Washington – The Computer & Communications Industry Association filed comments with the U.S. Trade Representative tonight, identifying worldwide barriers to digital trade in preparation for the USTR’s annual National Trade Estimate report. The CCIA filing comes as new research demonstrates the rising cost of Internet site- and service-blocking to U.S. exporters.
A recent Brookings Institution study estimated the global loss from Internet blackouts costs $2.4 billion a year. A Deloitte study released today found the one day cost of an Internet shutdown in a high Internet use country to be $23.6 million per 10 million citizens.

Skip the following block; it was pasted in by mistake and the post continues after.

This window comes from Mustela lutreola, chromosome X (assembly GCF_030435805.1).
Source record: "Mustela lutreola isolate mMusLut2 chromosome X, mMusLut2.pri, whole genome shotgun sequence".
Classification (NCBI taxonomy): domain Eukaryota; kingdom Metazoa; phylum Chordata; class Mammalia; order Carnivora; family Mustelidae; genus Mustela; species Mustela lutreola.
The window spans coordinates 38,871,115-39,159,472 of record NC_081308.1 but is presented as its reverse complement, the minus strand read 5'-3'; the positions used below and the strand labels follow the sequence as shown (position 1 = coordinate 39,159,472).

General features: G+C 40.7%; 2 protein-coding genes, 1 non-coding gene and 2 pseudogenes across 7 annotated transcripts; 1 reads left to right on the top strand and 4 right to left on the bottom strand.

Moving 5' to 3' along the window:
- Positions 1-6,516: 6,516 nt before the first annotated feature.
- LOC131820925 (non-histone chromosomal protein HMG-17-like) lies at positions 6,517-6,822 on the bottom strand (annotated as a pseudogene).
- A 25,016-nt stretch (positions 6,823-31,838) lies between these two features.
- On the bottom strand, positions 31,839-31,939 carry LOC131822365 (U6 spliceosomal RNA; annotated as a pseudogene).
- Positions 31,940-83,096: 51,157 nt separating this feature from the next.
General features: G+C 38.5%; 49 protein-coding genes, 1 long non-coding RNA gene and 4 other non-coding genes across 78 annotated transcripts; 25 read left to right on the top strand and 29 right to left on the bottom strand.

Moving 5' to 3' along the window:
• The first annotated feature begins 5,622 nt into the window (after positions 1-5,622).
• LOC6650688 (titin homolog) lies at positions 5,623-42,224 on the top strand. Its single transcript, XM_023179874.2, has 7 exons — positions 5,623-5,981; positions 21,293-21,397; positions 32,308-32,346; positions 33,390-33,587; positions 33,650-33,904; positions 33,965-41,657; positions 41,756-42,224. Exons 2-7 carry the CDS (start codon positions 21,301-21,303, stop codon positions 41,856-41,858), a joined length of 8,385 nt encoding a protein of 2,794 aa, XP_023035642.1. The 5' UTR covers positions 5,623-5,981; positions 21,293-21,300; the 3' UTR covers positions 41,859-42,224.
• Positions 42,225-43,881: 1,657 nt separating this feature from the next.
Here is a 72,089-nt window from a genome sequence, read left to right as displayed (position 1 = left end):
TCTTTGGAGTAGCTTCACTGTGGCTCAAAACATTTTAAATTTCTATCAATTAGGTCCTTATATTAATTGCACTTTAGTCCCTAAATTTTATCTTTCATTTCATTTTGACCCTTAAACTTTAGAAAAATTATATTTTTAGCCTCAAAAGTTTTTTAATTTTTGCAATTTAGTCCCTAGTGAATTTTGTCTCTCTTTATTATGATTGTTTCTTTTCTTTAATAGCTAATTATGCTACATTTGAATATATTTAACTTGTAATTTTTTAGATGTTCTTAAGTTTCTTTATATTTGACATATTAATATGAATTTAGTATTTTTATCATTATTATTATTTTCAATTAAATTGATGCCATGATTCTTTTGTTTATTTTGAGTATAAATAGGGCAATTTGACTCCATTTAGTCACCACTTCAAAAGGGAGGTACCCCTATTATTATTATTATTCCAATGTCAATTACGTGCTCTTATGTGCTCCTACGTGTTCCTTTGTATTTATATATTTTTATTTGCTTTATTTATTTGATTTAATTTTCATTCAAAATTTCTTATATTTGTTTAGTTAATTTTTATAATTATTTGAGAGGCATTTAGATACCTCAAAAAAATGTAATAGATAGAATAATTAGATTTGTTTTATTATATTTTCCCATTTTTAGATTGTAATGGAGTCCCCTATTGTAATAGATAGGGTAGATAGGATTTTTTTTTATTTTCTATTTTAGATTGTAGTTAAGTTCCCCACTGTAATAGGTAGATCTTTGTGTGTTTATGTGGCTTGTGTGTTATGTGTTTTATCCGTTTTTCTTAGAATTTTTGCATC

The Internet is the single largest category of trade in services, and that has been an increasingly large component of U.S. trade. The U.S. is the largest exporter of trade in services, exporting $688 billion in services in 2014, a 4 percent growth over 2013.
CCIA’s comments offered details on how data localization, Internet censorship and other restrictions on online content, ostensibly for copyright reasons, become challenging trade barriers for innovative U.S. companies.
The following can be attributed to CCIA Vice President Matt Schruers:
“The biggest growth opportunity for U.S. Internet companies is in international markets and as more traditional companies also depend on the Internet to reach customers and deliver services, it is imperative that USTR continue its focus on digital trade barriers and how to alleviate them.”